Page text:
This article was part of our first edition third grade. When we revised the curriculum, we decided to put it here as it would get more views and is important for all ages. Blessings.
Eurythmy by Barbara Bresette-Mills
Most everyone agrees movement is part of a healthy life. It is becoming more widely accepted that movement is also an aid to learning for we learn not only through our heads. Eurythmy as an art of movement addresses the whole being of the child, body, soul and spirit – the realms of life, love, and light.
Through the movements of eurythmy one engages the limbs in purposeful movements. The imagination and feeling life is awakened through the colorful language of stories, poetry and verse and each student/child is creatively active through their own individuality. Eurythmy brings into gesture the movements and underlying laws of language and music. These universal movements and laws are also a part of our human nature. Through the forming of these sound gestures we connect our inner nature to the universal nature, our self to the world around us. On a soul level we educate ourselves to be a citizen of the world.
Eurythmy as a part of Waldorf homeschooling can be a challenge especially if there is no eurythmist nearby to work with your group of children. Besides forming the actual sound gestures the social activity and movement together is an important aspect of eurythmy.
If you do not have a eurythmist to work with, what can you do?
The most important thing is to create movement with purpose and feeling. In working with preschool and kindergarten age children we must bring the story or verse to life. Children live so much in the moment and love to go where the character or creature in the story is going. If doing a story about a bird, for example, do you as a parent or teacher experience the bird there in the room, do you see the bird, are you interested in its actions? In order for a child to be interested in what we bring it must be real to us, we must believe it and be so engaged and they will follow into the imagination. It is a creative opportunity to imbue our actions with joy and feeling.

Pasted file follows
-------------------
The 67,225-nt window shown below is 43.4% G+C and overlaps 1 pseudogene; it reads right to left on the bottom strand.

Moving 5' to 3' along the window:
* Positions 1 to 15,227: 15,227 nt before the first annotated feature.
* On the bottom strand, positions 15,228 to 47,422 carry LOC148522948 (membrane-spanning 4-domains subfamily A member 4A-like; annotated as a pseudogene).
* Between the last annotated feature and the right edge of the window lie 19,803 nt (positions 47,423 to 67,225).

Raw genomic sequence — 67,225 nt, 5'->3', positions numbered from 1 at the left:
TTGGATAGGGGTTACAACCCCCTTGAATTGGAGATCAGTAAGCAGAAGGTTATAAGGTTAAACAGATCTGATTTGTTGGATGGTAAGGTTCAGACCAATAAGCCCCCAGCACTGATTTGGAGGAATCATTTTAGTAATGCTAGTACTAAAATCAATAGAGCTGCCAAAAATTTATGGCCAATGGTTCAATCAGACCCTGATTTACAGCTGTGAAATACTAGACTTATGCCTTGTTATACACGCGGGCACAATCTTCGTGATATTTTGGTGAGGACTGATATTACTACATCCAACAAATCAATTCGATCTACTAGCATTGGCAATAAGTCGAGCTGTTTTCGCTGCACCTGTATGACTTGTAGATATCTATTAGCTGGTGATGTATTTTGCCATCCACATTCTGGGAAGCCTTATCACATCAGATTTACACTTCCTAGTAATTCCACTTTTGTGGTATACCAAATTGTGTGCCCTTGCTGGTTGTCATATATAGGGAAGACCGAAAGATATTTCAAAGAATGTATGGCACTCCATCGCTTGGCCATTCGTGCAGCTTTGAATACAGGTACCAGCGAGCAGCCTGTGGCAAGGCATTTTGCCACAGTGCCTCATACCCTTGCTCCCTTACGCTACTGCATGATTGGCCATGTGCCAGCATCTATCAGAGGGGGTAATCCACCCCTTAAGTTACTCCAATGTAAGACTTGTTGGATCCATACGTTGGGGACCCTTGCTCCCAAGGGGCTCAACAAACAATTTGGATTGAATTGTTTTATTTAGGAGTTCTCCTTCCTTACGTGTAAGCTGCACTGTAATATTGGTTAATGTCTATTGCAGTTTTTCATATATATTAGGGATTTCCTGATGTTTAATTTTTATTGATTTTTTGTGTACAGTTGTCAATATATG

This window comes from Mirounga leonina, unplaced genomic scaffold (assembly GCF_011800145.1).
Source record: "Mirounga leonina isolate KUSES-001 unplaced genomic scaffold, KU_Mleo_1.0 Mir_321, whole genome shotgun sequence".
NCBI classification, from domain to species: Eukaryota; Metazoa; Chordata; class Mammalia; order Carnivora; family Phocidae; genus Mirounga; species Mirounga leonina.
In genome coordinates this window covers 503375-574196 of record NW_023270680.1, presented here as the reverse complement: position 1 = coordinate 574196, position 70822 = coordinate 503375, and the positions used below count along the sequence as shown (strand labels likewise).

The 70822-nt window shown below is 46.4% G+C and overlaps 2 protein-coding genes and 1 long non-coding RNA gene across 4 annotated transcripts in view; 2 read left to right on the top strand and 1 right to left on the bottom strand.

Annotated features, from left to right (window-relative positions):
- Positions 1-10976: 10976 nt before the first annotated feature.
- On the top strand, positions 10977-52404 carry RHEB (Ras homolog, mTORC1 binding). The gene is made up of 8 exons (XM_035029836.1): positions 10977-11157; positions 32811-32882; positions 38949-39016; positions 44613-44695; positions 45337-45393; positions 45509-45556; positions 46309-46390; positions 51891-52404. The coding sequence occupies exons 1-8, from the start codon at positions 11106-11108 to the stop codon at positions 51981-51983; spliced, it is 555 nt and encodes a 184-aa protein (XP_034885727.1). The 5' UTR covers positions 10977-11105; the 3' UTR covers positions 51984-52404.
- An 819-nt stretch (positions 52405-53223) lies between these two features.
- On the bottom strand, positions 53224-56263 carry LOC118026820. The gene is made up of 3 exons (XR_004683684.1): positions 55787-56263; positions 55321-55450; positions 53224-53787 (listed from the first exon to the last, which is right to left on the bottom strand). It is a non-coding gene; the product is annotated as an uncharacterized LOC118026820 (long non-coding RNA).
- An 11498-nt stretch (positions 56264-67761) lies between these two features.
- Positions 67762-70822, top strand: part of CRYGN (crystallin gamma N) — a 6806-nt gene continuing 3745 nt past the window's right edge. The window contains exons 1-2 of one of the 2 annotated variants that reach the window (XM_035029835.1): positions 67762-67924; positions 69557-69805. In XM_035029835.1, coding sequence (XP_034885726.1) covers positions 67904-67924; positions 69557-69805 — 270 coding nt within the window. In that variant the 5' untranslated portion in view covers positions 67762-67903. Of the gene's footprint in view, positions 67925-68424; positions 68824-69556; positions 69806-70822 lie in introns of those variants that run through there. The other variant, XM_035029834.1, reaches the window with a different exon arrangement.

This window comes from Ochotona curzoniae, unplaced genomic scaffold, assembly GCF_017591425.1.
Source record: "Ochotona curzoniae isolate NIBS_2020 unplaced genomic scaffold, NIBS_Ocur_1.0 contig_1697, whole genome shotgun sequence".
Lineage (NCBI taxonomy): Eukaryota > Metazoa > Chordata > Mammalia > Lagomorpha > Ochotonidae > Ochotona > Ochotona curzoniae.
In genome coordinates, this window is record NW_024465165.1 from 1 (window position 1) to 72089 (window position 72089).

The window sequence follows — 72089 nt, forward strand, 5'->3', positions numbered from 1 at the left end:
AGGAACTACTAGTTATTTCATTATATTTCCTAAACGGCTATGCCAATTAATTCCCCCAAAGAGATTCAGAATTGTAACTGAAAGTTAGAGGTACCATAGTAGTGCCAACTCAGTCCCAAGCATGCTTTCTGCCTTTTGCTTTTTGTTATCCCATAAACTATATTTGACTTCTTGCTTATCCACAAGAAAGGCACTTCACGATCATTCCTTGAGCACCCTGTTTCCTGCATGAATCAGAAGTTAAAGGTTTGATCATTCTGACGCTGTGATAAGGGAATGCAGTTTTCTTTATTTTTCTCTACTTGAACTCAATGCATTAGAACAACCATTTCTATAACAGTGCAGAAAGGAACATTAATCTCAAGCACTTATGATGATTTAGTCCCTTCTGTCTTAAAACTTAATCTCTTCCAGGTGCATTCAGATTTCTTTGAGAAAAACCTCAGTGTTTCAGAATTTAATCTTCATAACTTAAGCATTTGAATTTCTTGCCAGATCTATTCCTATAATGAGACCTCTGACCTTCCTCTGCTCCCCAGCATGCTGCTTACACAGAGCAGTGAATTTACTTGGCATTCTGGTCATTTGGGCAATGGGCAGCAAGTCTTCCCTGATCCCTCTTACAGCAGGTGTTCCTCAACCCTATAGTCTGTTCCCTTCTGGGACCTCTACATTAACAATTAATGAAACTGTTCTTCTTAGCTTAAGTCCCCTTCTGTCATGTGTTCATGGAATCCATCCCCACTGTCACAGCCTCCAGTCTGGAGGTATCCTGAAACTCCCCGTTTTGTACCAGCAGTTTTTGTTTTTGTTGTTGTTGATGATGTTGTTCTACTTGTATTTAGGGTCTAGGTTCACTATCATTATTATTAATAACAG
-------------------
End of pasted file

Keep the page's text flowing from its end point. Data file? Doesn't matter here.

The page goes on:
Here are a few suggestions to help with creating movement for your children.
For children ages 4-6
- Keep movements simple and related to the images of the story or verse.
- Work with the polarities of large and small movements (full limbs or fingers and hands), fast and slow, up and down, quiet and soft or loud and strong. This encourages inner movement and inner flexibility.
- Have care, purpose and meaning in the movements you choose so they embody warmth, joy and life.
- If working with a story try different kinds of stepping round the circle for the characters. Is it a queen walking nobly upright with a crown on her head?
- Is it a bear bumbling through the woods, or a little mouse scampering in the leaves? Maybe it’s an elf character prancing in and out of the trees. This brings not only deftness and flexibility into the feet and limbs, but enables one to experience different qualities of soul or of nature.
- Body geography exercises such as “head, shoulders, knees and toes.”
- Do it slowly, quickly, change the order or add to it. One can do it with a rhythm or with music.
- Especially with second grade it can be helpful to do simple clapping games with a partner. The beginnings of social harmony in working together, in time with another.
- Third graders enjoy a challenge and one can do more complicated clapping games or stepping of rhythms that alternate foot and arm movements, that change tempo or directions in space. This helps with coordination and accuracy in execution of the movements.
- It is still helpful to bring movement in relation to the stories or material you are studying.
- Listening exercises that involve bringing a rhythm into stepping or clapping help with the relationship between our senses and limbs.
- One could bring simple group dances that involve contraction and expansion of the circle, changing partners etc.
- Moving mirror patterns with a partner.
Thank you Barbara! Barbara is a eurythmy teacher in the Austin, Texas area.